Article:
By Robert Reich
True patriotism isn’t cheap. It’s about taking on a fair share of the burdens of keeping America going.
Those who earn tens of millions of dollars a year but pay less than 14 percent of their incomes in taxes, and argue the rich should pay even less, are not true patriots.
Those who defend indefensible tax loopholes, such as the “carried interest” loophole that allows private-equity managers to treat their incomes as capital gains even if they risk no income of their own, are not true patriots.
Those who avoid taxes by putting huge amounts of their earnings into IRAs via foreign tax shelters are not true patriots.
Those who want to cut programs that benefit the poor — Food stamps, child nutrition, Pell grants, Medicaid — so that they can get a tax cut for themselves and their affluent friends— are not true patriots.
How to Avoid the Austerity Trap But Still Deal With the Budget Deficit
Monday, May 28, 2012
We now know austerity economics is bad for weak economies facing large budget deficits. Much of Europe is in recession because of budget cuts demanded by Germany. And as Europe’s economies shrink, their debts become proportionally larger, making a bad situation worse.
The way to avoid this austerity trap is to get growth and jobs back first, and only then tackle budget deficits.
The U.S. hasn’t yet fallen into the trap, but it could soon. Last week the non-partisan Congressional Budget Office warned we’ll be in recession early next year if the Bush tax cuts end as scheduled on January 1, and if more than $100 billion is automatically cut from federal spending, as required by Congress’s failure last August to reach a budget deal.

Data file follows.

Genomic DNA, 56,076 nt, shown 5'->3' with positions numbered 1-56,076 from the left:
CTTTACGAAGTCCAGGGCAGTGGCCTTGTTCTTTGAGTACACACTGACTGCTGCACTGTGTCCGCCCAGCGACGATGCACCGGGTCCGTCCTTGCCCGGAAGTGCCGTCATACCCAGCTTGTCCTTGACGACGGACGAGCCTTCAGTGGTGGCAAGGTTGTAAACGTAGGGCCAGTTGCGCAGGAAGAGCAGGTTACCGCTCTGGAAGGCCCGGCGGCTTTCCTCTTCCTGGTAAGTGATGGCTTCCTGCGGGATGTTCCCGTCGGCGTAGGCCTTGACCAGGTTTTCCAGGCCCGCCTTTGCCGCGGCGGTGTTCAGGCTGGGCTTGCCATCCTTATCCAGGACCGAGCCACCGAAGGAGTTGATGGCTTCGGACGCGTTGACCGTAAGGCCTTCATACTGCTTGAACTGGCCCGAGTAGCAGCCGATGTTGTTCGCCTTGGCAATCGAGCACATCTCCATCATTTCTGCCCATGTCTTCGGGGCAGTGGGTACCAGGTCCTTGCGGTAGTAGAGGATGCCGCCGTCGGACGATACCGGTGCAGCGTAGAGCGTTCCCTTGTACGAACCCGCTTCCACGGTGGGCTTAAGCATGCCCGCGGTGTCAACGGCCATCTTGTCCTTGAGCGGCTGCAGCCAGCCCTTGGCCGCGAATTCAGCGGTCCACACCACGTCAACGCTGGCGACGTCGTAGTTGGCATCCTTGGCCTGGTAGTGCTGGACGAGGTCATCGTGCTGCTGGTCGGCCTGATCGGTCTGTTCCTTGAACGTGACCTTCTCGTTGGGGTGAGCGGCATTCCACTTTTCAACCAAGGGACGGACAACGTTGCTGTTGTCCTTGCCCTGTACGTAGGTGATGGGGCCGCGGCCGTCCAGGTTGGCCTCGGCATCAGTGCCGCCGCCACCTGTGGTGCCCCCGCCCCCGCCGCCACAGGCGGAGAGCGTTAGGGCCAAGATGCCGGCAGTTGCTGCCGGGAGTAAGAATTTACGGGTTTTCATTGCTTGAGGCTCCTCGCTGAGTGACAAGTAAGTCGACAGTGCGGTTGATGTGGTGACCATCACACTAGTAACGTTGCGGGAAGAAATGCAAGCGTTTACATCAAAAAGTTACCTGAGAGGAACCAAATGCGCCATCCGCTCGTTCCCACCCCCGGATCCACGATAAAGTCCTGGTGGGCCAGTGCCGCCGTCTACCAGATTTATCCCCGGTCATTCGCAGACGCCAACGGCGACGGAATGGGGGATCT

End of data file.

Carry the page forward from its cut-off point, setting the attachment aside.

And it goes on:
Predictably, Capitol Hill is deadlocked. Democrats refuse to extend the Bush tax cuts for high earners and Republicans refuse to delay the budget cuts.
If recent history is any guide, a deal will be struck at the last moment – during a lame-duck Congress, some time in late December. And it will only be to remove the January 1 trigger. Keep everything as it is, the Bush tax cuts as well as current spending, and kick the can down the road into 2013 and beyond.
Which means no plan for reducing the budget deficit.
I’ve got a better idea — a different kind of trigger. Instead of a specific date, make it the rate of growth and employment we should reach before embarking on deficit reduction.
Say 3 percent growth and 5 percent unemployment. At that point the Bush tax cuts automatically expire, the wealthy pay a higher rate, and $2 trillion in spending cuts begin.
This way we avoid the austerity trap that Europe has fallen into. And we get on with the long-term job of taming the budget deficit when the economy is healthy enough to do so.